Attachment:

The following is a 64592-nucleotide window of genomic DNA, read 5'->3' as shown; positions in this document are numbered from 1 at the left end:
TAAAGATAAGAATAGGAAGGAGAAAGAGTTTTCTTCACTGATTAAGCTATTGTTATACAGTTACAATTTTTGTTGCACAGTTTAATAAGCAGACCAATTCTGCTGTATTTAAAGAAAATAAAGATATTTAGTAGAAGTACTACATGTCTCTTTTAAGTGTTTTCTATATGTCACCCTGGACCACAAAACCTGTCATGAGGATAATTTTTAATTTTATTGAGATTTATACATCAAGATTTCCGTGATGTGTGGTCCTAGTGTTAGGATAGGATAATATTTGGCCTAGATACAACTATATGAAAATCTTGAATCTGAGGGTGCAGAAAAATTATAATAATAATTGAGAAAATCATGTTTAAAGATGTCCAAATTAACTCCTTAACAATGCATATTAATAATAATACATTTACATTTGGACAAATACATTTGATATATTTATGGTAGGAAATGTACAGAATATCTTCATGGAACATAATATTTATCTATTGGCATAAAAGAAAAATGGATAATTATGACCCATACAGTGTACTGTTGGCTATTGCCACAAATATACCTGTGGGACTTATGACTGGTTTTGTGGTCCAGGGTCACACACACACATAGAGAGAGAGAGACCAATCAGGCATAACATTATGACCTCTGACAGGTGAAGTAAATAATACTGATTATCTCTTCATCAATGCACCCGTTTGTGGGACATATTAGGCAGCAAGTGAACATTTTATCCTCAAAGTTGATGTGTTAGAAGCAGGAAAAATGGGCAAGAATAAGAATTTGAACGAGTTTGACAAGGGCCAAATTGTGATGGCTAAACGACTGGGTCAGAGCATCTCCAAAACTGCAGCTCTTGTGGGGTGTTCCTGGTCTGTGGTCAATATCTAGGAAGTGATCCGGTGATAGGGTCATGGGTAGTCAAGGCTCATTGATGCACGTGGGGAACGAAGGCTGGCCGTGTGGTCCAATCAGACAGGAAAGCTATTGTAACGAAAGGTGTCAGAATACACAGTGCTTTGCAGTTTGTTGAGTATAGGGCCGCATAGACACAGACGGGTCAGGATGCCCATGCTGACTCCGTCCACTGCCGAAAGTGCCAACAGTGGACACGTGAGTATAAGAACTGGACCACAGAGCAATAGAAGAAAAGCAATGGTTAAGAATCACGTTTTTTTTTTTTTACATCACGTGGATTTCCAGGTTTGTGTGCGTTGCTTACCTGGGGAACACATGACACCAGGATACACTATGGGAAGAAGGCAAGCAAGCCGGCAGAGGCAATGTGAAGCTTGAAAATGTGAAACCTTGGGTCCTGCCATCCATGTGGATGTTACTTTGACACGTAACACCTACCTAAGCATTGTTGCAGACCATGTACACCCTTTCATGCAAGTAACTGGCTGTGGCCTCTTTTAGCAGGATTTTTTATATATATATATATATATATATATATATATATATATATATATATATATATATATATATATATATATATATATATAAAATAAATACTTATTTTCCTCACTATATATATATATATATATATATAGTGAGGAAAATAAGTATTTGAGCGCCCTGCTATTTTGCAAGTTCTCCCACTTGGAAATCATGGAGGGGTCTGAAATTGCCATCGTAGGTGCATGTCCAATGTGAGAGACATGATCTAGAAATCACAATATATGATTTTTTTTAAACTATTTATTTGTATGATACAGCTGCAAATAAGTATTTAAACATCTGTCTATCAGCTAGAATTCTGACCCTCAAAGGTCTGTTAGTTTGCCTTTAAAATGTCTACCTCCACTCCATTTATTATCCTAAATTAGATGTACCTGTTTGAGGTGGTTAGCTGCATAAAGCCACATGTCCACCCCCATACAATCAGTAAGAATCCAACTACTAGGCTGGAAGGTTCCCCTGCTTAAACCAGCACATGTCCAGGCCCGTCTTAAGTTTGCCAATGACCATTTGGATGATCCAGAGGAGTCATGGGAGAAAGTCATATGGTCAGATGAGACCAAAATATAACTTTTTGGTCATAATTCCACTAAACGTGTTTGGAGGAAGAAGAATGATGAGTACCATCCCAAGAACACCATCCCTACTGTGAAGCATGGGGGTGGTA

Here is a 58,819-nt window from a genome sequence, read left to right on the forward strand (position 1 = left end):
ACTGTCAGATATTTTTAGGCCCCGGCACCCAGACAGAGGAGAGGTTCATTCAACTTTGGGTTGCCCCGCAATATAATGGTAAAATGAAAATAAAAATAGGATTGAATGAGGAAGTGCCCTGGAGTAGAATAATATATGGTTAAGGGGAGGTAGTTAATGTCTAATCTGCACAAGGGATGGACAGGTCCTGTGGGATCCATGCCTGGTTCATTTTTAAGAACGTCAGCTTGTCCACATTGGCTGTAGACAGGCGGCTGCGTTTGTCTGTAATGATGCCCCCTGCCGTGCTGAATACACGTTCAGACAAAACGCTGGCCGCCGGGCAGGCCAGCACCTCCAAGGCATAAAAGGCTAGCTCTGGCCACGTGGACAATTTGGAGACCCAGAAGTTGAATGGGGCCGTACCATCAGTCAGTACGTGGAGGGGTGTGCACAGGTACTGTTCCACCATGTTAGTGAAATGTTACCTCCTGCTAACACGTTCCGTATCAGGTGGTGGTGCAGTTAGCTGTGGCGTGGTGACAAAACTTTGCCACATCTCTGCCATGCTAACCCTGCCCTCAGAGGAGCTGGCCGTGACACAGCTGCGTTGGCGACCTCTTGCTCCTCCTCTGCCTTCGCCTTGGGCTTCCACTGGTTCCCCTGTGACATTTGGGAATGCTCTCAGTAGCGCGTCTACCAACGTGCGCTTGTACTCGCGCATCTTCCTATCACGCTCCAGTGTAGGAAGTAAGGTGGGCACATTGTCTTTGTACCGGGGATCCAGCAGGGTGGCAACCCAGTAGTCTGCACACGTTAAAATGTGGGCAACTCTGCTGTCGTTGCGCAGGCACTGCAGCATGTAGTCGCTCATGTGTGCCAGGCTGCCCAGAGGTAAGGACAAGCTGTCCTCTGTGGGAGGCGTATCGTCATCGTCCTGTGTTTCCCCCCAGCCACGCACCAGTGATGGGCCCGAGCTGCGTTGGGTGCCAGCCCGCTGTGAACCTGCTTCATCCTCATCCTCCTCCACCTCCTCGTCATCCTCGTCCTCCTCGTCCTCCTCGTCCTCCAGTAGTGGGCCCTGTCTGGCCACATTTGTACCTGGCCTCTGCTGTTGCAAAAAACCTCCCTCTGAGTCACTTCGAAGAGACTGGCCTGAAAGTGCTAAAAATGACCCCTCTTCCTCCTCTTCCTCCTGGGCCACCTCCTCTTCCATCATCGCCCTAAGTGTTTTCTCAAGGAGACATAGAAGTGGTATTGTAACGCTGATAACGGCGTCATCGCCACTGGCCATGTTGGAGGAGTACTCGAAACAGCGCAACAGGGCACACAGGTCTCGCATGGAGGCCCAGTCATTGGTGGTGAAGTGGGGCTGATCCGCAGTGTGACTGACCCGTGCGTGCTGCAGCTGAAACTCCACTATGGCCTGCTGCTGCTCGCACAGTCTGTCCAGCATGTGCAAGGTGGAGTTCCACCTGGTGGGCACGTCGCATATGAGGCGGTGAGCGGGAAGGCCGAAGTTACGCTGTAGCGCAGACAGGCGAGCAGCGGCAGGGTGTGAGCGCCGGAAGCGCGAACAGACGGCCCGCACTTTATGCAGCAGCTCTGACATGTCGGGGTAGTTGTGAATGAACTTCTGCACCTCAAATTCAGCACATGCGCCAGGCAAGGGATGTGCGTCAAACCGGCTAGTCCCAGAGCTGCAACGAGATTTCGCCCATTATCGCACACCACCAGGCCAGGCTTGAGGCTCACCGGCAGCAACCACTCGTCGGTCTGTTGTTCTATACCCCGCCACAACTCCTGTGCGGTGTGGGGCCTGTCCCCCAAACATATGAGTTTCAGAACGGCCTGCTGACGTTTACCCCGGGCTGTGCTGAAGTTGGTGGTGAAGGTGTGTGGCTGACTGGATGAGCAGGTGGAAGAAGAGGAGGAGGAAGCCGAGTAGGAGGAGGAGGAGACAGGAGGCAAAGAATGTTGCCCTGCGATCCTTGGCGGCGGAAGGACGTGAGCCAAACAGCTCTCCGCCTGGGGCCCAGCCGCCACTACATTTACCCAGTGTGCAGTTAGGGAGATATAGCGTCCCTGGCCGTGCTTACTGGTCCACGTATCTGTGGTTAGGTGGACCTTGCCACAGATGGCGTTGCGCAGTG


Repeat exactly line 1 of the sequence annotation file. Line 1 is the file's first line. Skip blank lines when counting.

The following is a 64592-nucleotide window of genomic DNA, read 5'->3' as shown; positions in this document are numbered from 1 at the left end: